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West Kootenay governments receive $2.3 million to implement new housing rules

The money is for adding new staff following last year’s legislation changes
The Shoreline development is seen here under construction in Nelson. The provincial government has announced funding to help local communities adopt new housing legislation. Photo: Bill Metcalfe

The provincial government is funding Kootenay municipalities and regional districts $2.3 million to help communities meet housing legislation requirements passed last year.

The legislation passed in November is intended to increase housing supply with several changes including allowing for more units built on lots currently zoned for single-family homes.

Nelson-Creston MLA Brittny Anderson said in a statement Thursday the new funding will allow local governments to implement those rules. It will be used to hire new staff and improve planning, development and reporting processes, which the government says should lead to more efficient housing approvals.

“I know many people across the Kootenays are concerned about finding a place to live that they can afford, which is why we are taking action to speed up the approval and building of new housing,” said Anderson. “With this funding, we’re making sure that local governments can adapt to these changes and be ready to support homes for people.”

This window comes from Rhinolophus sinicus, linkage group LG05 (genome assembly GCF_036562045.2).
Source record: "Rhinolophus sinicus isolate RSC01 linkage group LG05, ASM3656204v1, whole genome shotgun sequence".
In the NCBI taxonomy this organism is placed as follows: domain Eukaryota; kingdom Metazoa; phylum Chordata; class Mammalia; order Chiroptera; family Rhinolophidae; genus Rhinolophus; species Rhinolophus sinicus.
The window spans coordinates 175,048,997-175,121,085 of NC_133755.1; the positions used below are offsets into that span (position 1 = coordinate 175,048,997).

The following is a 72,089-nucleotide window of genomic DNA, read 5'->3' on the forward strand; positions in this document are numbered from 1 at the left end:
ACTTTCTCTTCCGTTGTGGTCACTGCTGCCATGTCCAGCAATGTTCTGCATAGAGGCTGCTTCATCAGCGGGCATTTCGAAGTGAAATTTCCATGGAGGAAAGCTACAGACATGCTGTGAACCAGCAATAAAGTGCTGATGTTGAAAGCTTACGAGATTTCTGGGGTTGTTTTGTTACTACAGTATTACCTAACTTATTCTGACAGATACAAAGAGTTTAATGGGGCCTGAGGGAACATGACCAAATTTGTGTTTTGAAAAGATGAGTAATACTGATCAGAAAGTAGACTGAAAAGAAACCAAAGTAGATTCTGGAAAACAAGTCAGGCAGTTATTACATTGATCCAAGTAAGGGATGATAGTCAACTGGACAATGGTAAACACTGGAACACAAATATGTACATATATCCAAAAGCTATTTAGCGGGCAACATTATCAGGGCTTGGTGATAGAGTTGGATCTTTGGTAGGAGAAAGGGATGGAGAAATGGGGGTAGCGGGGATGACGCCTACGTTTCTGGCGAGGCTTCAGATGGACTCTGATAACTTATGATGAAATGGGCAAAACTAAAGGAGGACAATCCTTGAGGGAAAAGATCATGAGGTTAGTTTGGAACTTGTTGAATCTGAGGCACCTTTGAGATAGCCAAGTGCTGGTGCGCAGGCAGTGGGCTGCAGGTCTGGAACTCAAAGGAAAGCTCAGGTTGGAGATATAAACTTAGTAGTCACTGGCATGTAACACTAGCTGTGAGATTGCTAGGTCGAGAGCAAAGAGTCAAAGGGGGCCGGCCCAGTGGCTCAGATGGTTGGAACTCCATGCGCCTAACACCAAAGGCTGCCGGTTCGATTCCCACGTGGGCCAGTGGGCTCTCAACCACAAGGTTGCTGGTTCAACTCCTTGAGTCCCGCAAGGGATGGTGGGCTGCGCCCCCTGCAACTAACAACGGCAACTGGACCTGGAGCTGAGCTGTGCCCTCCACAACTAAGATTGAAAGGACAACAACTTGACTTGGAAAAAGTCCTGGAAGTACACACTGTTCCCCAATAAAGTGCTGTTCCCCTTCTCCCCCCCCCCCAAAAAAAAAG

The governments receiving funding include: Castlegar ($189,154), Creston ($175,497), Fruitvale ($159,276), Kaslo ($154,605), Nakusp ($157,704), Nelson ($200,766), New Denver ($152,296), Rossland ($169,000), Salmo ($156,221), Silverton ($150,953), Slocan ($151,383), Trail ($186,696), Warfield ($158,161), Regional District Central Kootenay ($279,143), Regional District of Kootenay Boundary ($144,392).

“The scale of our housing crisis demands swift action, but rural communities with limited staff may have trouble adapting to big changes,” said Katrine Conroy, MLA for Kootenay West, in a statement. “This funding will be especially beneficial for our small communities here in the Kootenays as they transition to new provincial regulations.”

The funding is part of $51 million being doled out to 188 local governments by the B.C. NDP government.


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